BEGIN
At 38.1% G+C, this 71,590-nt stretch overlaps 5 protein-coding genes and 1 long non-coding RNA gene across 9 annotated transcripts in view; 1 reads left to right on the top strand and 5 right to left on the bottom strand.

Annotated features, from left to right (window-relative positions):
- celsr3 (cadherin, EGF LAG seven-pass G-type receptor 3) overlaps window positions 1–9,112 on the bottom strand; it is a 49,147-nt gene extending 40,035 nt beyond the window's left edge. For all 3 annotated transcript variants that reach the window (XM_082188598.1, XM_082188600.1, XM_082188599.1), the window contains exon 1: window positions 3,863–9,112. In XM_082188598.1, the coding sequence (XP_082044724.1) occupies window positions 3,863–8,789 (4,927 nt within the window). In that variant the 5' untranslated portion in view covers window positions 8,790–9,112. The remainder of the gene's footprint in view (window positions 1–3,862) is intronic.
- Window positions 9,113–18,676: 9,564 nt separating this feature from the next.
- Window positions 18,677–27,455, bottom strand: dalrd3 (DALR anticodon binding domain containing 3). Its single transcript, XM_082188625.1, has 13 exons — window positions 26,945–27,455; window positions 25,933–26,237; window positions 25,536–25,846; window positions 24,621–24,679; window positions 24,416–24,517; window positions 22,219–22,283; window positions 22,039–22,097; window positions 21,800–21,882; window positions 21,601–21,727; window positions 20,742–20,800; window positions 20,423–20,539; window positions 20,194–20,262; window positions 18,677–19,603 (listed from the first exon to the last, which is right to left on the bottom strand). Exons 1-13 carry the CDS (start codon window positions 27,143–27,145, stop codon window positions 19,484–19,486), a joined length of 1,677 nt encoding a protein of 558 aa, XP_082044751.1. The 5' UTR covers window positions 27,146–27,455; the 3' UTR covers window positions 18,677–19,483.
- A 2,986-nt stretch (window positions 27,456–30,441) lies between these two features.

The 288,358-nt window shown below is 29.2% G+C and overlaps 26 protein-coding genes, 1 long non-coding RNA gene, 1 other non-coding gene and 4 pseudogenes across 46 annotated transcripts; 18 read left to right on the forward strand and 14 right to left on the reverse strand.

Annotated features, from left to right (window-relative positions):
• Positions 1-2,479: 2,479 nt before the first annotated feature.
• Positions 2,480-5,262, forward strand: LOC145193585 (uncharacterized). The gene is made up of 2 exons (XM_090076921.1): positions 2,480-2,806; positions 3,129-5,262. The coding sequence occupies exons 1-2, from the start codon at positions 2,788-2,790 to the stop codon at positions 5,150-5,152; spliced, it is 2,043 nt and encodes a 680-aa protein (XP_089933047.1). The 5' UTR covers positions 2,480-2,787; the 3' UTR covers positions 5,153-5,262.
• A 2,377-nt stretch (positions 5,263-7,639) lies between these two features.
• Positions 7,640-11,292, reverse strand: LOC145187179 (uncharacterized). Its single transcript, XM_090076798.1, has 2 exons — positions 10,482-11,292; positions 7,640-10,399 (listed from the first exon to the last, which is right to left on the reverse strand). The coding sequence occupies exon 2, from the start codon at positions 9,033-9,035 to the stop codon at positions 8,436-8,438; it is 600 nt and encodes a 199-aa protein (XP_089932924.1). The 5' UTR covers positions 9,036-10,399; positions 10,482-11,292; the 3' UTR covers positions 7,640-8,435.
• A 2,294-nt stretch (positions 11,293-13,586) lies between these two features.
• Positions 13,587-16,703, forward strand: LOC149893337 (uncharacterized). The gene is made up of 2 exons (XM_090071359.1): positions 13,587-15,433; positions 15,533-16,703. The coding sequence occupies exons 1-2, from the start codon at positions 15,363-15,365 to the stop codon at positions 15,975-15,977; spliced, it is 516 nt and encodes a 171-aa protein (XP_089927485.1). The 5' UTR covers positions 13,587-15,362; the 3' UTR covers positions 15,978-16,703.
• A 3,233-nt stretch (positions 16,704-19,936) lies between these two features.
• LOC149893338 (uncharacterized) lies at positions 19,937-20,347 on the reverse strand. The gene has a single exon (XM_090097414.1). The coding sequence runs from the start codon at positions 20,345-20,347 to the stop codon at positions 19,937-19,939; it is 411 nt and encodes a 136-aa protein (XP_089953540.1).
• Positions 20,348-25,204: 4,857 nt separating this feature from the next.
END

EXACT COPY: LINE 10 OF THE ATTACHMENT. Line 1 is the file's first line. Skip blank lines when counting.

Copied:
• Positions 2,480-5,262, forward strand: LOC145193585 (uncharacterized). The gene is made up of 2 exons (XM_090076921.1): positions 2,480-2,806; positions 3,129-5,262. The coding sequence occupies exons 1-2, from the start codon at positions 2,788-2,790 to the stop codon at positions 5,150-5,152; spliced, it is 2,043 nt and encodes a 680-aa protein (XP_089933047.1). The 5' UTR covers positions 2,480-2,787; the 3' UTR covers positions 5,153-5,262.